Here are some fun numbers from the production staffs of ESPN and NFL Network on what their channels will be putting together for their NFL draft coverage.
500: Player highlight packages ESPN has produced to air during its draft broadcast. Some players are subjects of more than one package.
About 200: ESPN employees who will be in Philadelphia working on draft coverage, whether on TV, online or behind the scenes, according to ESPN NFL producer Seth Markman (who will be one of those employees). NFL Network also expects to have hundreds of employees in the city.
76: Hours of draft-related programming from Philadelphia on NFL Network this week.
41: Cameras NFL Network will have in Philadelphia, plus 20 more spread across various teams’ war rooms, draft parties and other locations.
34: Hours of TV programming ESPN will air live from sites in Philadelphia.
20 to 30: Players each year on whom ESPN produces highlight packages but aren't drafted, according to Markman. There will be 253 picks across the draft's seven rounds this year.
27: On-air personalities from ESPN who will be in Philadelphia, at least.
22: Cameras ESPN will use during its draft broadcast, including three robotic cameras and a cable camera. "We want to not only capture the city and show off the city, but the fan dynamic at the draft is enormous," Markman said. "You will see tons of fan shots throughout our broadcast."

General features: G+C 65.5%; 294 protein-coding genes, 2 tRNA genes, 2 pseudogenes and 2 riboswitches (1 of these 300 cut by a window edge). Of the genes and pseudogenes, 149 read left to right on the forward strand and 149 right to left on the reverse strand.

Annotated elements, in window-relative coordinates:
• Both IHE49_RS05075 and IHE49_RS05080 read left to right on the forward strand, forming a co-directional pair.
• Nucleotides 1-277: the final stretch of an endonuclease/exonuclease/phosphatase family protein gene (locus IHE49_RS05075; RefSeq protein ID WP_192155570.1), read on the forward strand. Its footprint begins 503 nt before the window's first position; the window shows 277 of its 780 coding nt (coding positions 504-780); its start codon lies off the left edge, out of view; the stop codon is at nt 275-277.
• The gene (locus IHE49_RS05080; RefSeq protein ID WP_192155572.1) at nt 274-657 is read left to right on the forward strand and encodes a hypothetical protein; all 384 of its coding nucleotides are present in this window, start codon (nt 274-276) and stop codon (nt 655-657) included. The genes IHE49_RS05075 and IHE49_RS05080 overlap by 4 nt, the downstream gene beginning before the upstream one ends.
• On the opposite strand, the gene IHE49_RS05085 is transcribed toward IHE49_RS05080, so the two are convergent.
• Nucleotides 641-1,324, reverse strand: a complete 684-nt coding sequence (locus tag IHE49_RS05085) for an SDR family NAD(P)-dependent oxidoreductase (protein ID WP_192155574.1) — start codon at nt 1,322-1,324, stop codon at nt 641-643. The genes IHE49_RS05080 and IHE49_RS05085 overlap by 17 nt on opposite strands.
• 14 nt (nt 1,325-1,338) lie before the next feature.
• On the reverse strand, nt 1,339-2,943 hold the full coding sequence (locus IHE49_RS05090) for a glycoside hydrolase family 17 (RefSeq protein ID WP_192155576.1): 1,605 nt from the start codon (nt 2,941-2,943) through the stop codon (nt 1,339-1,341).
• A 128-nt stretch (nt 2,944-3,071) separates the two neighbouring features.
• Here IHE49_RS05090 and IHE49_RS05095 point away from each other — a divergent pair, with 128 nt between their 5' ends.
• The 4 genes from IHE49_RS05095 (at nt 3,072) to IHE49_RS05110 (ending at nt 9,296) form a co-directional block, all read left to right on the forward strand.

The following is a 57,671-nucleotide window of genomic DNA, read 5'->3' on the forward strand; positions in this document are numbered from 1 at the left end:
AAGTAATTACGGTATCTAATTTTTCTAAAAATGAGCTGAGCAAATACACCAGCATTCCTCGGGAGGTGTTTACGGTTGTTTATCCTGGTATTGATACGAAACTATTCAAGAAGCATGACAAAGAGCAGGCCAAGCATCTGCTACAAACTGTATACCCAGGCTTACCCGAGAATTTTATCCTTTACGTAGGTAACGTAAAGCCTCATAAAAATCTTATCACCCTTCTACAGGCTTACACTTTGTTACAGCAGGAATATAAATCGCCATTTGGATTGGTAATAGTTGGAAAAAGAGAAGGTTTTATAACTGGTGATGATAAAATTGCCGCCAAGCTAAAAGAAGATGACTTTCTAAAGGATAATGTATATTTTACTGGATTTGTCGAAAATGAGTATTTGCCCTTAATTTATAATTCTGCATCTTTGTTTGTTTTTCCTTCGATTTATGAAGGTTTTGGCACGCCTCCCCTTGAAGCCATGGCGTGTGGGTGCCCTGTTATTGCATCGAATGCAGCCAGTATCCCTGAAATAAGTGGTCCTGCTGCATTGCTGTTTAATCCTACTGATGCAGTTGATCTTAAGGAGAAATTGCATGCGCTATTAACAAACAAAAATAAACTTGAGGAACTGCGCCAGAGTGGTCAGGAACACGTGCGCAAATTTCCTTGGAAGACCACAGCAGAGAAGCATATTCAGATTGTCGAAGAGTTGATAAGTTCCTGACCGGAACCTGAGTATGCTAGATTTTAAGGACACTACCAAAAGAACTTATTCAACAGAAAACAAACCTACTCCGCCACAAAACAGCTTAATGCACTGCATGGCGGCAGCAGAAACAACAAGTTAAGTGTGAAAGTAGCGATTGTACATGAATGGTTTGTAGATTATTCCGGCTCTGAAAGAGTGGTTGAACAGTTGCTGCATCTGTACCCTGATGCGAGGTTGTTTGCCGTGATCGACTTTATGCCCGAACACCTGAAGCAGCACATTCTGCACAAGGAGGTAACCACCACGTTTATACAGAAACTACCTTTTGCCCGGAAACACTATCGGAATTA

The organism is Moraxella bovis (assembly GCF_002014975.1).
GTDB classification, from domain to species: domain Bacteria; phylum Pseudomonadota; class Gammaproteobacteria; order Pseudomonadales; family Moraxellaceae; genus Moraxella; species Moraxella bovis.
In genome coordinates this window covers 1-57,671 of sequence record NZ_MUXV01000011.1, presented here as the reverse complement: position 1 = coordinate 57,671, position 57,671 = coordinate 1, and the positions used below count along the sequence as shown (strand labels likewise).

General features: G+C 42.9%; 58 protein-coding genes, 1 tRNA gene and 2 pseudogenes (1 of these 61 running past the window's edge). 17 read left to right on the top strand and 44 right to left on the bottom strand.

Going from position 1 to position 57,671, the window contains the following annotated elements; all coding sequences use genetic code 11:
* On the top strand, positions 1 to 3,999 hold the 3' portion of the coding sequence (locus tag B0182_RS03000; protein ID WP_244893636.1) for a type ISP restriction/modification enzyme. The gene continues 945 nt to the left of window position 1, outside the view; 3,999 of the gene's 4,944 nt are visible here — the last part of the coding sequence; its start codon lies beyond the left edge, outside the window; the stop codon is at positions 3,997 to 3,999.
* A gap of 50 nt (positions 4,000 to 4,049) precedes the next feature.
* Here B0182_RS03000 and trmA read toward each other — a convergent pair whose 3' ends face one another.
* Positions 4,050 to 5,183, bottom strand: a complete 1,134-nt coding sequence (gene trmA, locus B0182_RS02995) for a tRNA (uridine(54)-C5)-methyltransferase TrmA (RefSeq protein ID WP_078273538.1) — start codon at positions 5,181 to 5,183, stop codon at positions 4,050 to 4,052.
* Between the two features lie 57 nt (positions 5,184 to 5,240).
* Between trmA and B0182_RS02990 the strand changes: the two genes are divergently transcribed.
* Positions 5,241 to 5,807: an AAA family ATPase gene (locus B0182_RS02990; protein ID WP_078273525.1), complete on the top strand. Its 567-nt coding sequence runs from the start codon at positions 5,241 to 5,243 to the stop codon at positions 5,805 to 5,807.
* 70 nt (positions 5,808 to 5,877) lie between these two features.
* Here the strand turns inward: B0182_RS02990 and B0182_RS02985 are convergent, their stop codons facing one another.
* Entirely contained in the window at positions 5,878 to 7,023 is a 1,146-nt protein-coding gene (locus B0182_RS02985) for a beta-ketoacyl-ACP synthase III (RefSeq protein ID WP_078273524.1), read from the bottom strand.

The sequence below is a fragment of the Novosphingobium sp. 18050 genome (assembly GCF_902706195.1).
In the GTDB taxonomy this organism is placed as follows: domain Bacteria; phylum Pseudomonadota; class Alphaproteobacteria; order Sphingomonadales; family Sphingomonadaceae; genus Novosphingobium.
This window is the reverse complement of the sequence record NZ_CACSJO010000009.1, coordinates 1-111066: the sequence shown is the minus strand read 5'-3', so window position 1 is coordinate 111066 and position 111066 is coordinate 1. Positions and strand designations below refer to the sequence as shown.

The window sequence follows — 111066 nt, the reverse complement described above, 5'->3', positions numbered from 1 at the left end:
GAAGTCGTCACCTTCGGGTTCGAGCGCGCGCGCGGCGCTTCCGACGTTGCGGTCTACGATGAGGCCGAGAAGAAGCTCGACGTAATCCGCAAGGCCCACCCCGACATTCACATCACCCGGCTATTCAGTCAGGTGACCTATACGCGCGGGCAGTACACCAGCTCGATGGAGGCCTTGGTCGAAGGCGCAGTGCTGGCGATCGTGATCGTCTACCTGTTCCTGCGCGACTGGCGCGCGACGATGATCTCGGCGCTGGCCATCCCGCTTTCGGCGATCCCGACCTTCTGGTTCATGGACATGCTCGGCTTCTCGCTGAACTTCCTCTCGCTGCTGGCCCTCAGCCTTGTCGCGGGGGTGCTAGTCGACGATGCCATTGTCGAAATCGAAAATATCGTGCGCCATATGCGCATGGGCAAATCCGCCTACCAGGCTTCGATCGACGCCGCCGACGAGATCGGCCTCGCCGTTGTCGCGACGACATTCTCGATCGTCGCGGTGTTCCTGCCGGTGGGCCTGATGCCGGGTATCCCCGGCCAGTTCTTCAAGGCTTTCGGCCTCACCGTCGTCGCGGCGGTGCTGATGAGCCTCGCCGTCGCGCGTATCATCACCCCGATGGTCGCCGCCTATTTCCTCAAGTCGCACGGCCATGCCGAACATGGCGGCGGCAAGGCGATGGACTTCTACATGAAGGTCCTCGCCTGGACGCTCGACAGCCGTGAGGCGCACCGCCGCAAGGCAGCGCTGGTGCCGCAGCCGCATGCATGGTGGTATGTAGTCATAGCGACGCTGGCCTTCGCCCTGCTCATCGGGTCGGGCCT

18: On-air personalities NFL Network will have in Philadelphia, plus reporters at team locations and another broadcast crew at the channel’s studios in Los Angeles.
10 to 15: Seconds before a draft pick is announced on stage that ESPN learns who the pick is, so it can prepare highlight clips and graphics.
6: Production trucks ESPN will have on site. All are used for Monday Night Football broadcasts. NFL Network will have two trucks.
About 5: Times each year a player gets drafted for whom Markman's crew hasn't prepared a highlight package. "I can count that on one hand, usually, each year," he said. "We're pretty ready."
1: Host of ESPN's draft coverage. Trey Wingo will present the entire event for the first time this year after Chris Berman departed the role. "He deserves the opportunity, and it's time," Markman said.
0: Years old that ESPN's shots of Philadelphia scenery will be. The network is shooting new video footage this week. So there won't be a repeat of the network's use of an old Philadelphia skyline shot, as happened during a Temple football game last November.
>> Click here for more coverage of the 2017 NFL draft in Philadelphia